5 Common Call to Action Mistakes

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The call to action is, perhaps, the most important factor in the success of your website, emails, brochures, and direct mail sales letters. Without an effective call to action, your readers will never snap out of their passivity. The result: Your copy doesn’t convert.
So, what is it that keeps some calls to action from inspiring readers to become customers? Here are 5 common call to action mistakes.
1. Not having a call to action—I’ve had more than a few people ask me what they can do to generate more leads and sales through their websites. On many occasions, I’ve visited said websites only to find the absence of a call to action. How can you expect a visitor to do something if you don’t ask or tell them to do it? If you want someone to sign up for your email list, you can’t just cross your fingers and hope it will happen. You need to encourage them to do it.

2. Asking for too many things—Earlier today, I came across an advertising blog. The content on the blog was okay, but the thing that really stood out (and it’s the main inspiration for this post) is the number of calls to action the author put at the bottom of each post. He literally asked the reader to do 5 separate things at the end of every post (sign up for email list, find out a secret about the author, become a Facebook fan, download a free whitepaper, and call him). Clearly, the author subscribes to the “throw a bunch of s**t against the wall and see what sticks” theory of doing business. I don’t.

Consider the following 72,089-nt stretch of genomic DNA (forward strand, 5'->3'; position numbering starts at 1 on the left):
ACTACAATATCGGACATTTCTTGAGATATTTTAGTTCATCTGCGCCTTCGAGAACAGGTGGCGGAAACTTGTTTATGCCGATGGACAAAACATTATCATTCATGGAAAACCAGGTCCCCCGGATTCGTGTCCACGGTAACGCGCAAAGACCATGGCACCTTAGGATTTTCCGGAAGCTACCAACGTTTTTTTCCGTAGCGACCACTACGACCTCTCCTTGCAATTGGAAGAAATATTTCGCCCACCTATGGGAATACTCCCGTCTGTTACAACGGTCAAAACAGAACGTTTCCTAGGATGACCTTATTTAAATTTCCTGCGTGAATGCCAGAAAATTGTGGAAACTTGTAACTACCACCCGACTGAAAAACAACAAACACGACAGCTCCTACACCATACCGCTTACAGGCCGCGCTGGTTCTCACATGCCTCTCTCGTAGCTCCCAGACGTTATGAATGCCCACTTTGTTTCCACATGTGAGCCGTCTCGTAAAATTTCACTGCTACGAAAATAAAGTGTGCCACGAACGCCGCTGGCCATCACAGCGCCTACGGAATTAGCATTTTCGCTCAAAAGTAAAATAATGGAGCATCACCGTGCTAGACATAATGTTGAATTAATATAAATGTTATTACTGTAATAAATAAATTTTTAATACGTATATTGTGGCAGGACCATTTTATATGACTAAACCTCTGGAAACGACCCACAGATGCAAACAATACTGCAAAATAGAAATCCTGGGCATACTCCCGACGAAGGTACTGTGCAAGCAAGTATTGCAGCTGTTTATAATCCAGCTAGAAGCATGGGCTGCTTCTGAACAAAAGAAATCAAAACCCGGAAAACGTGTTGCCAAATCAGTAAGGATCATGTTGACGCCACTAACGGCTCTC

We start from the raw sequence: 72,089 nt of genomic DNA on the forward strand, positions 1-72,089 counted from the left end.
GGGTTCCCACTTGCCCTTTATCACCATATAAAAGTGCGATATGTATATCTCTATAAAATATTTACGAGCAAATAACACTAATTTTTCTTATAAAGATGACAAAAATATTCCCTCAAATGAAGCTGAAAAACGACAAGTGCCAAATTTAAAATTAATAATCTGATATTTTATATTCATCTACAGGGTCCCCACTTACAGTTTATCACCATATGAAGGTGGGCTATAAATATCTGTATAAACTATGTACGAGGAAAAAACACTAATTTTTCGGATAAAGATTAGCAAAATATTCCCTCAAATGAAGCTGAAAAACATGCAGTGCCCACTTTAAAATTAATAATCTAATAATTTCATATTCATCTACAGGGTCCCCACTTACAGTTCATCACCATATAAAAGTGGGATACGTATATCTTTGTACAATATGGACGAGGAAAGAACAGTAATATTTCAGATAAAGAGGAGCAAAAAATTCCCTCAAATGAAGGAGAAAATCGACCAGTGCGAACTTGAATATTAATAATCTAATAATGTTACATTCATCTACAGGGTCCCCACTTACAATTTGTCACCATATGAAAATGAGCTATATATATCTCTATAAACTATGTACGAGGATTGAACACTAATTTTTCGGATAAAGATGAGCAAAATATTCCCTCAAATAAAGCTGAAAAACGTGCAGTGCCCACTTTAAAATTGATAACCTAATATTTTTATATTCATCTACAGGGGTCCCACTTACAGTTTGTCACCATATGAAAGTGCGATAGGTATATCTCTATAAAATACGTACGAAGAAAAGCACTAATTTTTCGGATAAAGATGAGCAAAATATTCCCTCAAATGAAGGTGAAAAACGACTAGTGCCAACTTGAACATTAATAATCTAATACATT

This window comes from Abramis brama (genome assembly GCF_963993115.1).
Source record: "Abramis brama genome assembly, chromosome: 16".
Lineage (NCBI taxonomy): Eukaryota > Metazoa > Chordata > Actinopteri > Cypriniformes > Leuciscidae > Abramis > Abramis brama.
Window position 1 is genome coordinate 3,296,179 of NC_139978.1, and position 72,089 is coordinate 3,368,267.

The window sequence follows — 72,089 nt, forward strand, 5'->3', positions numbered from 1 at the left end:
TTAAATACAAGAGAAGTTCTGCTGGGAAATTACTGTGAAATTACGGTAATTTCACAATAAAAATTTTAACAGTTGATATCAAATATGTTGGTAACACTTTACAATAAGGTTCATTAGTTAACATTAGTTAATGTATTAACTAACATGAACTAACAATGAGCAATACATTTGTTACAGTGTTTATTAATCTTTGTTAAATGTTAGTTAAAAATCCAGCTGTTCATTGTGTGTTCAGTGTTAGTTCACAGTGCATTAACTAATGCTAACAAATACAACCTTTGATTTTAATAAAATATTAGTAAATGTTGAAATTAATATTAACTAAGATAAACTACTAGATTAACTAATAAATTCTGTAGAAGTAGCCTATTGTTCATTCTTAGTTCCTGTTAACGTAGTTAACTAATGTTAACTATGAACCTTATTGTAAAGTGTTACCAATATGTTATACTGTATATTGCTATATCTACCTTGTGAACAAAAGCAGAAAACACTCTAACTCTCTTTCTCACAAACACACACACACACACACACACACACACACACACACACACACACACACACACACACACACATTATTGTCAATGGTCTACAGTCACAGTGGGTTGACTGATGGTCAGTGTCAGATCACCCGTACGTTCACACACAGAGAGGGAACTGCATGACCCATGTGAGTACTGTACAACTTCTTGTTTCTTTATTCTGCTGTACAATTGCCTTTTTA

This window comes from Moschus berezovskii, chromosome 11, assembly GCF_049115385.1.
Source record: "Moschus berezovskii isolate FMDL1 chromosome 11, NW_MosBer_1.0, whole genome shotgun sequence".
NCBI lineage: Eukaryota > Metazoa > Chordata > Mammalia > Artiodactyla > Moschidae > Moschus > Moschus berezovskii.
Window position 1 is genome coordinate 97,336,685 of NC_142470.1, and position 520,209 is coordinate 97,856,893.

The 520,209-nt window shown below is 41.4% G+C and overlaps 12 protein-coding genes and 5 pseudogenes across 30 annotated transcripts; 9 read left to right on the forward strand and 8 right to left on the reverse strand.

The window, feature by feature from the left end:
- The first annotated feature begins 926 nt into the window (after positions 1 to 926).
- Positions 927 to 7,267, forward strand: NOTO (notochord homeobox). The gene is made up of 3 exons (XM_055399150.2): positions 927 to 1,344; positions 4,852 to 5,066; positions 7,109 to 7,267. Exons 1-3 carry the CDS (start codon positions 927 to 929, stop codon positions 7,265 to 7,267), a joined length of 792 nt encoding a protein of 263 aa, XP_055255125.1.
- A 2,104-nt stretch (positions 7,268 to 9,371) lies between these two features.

3. Repeating the call to action too often—You see this a lot on those popup landing pages for scam products. While there’s something to be said for repetition, you shouldn’t repeat the call to action 25 times on a single page. It’s overkill, and it reeks of spam and desperation.

4. Having a call to action that’s too long—The guy who writes the advertising blog I mentioned earlier also suffered from a call to action that was way too long. The 5 different things he asked for accounted for a call to action that was as long as the post itself. It shouldn’t take me 30 seconds to read your call to action. An effective call to action is clear and concise. Keep it short and sweet.

5. Not explaining the benefit of taking action—You can’t just tell someone to take action without explaining why they should do so. Remember, the only thing customers care about is “What’s in it for me?” So, if you ask them to sign up for your newsletter, you need to explain the benefit of doing so (e.g. “Get a FREE copy of my eBook when you sign up for my newsletter today.”). Benefits drive action.


Which call to action mistakes bother you most? Leave a comment with your thoughts.

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